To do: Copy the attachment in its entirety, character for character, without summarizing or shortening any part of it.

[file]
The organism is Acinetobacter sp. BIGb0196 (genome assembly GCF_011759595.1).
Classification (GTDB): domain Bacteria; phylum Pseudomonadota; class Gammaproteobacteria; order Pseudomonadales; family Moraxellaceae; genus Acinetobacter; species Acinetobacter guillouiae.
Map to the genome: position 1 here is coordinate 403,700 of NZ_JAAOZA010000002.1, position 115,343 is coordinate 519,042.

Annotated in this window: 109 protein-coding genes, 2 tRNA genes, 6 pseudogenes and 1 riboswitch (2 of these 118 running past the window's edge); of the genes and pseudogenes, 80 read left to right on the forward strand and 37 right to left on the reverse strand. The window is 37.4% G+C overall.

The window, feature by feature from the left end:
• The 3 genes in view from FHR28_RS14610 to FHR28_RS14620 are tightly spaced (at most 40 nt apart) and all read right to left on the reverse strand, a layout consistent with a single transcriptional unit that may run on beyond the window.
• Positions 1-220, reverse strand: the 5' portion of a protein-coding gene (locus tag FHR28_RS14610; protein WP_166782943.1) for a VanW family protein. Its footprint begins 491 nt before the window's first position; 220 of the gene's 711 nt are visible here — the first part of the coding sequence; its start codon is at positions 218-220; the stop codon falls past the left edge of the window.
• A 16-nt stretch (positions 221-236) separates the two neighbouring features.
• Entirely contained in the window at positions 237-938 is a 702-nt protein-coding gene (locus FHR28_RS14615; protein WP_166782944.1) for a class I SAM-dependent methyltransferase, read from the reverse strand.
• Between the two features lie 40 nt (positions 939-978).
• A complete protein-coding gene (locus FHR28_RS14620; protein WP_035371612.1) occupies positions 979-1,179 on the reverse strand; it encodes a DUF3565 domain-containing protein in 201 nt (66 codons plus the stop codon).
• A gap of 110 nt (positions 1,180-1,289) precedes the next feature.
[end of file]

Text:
The organism is Acinetobacter sp. BIGb0196 (genome assembly GCF_011759595.1).
Classification (GTDB): domain Bacteria; phylum Pseudomonadota; class Gammaproteobacteria; order Pseudomonadales; family Moraxellaceae; genus Acinetobacter; species Acinetobacter guillouiae.
Map to the genome: position 1 here is coordinate 403,700 of NZ_JAAOZA010000002.1, position 115,343 is coordinate 519,042.

Annotated in this window: 109 protein-coding genes, 2 tRNA genes, 6 pseudogenes and 1 riboswitch (2 of these 118 running past the window's edge); of the genes and pseudogenes, 80 read left to right on the forward strand and 37 right to left on the reverse strand. The window is 37.4% G+C overall.

The window, feature by feature from the left end:
• The 3 genes in view from FHR28_RS14610 to FHR28_RS14620 are tightly spaced (at most 40 nt apart) and all read right to left on the reverse strand, a layout consistent with a single transcriptional unit that may run on beyond the window.
• Positions 1-220, reverse strand: the 5' portion of a protein-coding gene (locus tag FHR28_RS14610; protein WP_166782943.1) for a VanW family protein. Its footprint begins 491 nt before the window's first position; 220 of the gene's 711 nt are visible here — the first part of the coding sequence; its start codon is at positions 218-220; the stop codon falls past the left edge of the window.
• A 16-nt stretch (positions 221-236) separates the two neighbouring features.
• Entirely contained in the window at positions 237-938 is a 702-nt protein-coding gene (locus FHR28_RS14615; protein WP_166782944.1) for a class I SAM-dependent methyltransferase, read from the reverse strand.
• Between the two features lie 40 nt (positions 939-978).
• A complete protein-coding gene (locus FHR28_RS14620; protein WP_035371612.1) occupies positions 979-1,179 on the reverse strand; it encodes a DUF3565 domain-containing protein in 201 nt (66 codons plus the stop codon).
• A gap of 110 nt (positions 1,180-1,289) precedes the next feature.